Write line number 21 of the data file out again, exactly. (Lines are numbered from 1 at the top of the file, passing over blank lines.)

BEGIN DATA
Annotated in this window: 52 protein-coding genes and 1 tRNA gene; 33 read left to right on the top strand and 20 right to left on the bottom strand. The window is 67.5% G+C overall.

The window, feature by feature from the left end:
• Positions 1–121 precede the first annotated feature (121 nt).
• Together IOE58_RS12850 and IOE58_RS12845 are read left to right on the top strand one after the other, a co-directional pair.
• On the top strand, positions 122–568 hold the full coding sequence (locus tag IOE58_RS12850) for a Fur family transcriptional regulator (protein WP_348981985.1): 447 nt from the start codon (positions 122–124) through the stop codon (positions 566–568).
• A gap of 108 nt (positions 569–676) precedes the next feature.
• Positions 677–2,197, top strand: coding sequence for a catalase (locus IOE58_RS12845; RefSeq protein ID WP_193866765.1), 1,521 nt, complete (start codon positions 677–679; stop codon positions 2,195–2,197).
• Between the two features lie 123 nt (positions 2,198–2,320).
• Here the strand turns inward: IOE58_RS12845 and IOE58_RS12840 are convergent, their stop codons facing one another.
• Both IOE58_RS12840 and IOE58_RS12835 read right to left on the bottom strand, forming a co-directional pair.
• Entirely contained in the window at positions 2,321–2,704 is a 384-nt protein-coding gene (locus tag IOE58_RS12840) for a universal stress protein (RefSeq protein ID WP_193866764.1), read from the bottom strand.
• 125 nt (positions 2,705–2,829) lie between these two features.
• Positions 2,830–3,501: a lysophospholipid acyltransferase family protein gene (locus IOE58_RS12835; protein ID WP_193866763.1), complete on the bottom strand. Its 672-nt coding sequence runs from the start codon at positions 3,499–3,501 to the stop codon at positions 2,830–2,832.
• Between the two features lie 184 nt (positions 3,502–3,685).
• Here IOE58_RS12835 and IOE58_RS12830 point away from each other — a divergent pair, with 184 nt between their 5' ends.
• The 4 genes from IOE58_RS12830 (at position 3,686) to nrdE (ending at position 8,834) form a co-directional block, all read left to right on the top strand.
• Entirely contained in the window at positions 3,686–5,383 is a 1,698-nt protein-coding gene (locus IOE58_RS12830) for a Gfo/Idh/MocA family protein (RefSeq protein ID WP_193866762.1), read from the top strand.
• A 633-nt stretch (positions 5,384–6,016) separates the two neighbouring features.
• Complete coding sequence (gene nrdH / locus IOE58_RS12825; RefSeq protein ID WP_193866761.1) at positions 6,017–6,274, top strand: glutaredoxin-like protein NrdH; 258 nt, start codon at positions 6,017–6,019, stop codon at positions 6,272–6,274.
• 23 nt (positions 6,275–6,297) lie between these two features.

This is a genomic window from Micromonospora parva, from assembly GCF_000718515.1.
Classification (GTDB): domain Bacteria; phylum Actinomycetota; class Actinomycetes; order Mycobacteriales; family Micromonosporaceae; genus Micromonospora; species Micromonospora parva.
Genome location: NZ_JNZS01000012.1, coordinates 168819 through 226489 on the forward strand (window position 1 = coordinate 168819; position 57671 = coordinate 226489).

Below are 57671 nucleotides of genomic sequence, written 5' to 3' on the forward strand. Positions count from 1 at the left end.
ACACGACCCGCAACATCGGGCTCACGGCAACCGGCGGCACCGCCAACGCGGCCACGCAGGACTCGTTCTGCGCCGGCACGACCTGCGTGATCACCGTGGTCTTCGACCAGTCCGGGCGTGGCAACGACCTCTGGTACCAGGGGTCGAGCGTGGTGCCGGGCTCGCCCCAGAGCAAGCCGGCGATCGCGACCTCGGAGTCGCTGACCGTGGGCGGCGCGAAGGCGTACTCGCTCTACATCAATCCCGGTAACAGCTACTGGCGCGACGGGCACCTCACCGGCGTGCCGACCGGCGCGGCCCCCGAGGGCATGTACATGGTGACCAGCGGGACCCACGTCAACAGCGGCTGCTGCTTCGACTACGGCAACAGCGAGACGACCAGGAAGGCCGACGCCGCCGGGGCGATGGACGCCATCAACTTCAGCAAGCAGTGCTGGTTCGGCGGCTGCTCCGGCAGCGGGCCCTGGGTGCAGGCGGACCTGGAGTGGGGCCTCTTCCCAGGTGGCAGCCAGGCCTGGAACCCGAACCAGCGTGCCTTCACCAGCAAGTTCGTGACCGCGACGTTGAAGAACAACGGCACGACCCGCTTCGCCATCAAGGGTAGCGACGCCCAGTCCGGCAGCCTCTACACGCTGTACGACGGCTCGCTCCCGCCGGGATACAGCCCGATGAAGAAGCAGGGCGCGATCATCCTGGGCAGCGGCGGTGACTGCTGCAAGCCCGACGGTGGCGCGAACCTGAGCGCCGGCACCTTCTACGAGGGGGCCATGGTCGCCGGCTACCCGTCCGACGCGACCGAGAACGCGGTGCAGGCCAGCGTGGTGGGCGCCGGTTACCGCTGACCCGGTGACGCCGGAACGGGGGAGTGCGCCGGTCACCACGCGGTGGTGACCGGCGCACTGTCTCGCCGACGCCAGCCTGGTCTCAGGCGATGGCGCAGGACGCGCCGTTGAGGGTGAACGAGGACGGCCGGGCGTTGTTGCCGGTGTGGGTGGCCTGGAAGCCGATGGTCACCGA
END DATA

This is a genomic window from Micromonospora parva, from assembly GCF_000718515.1.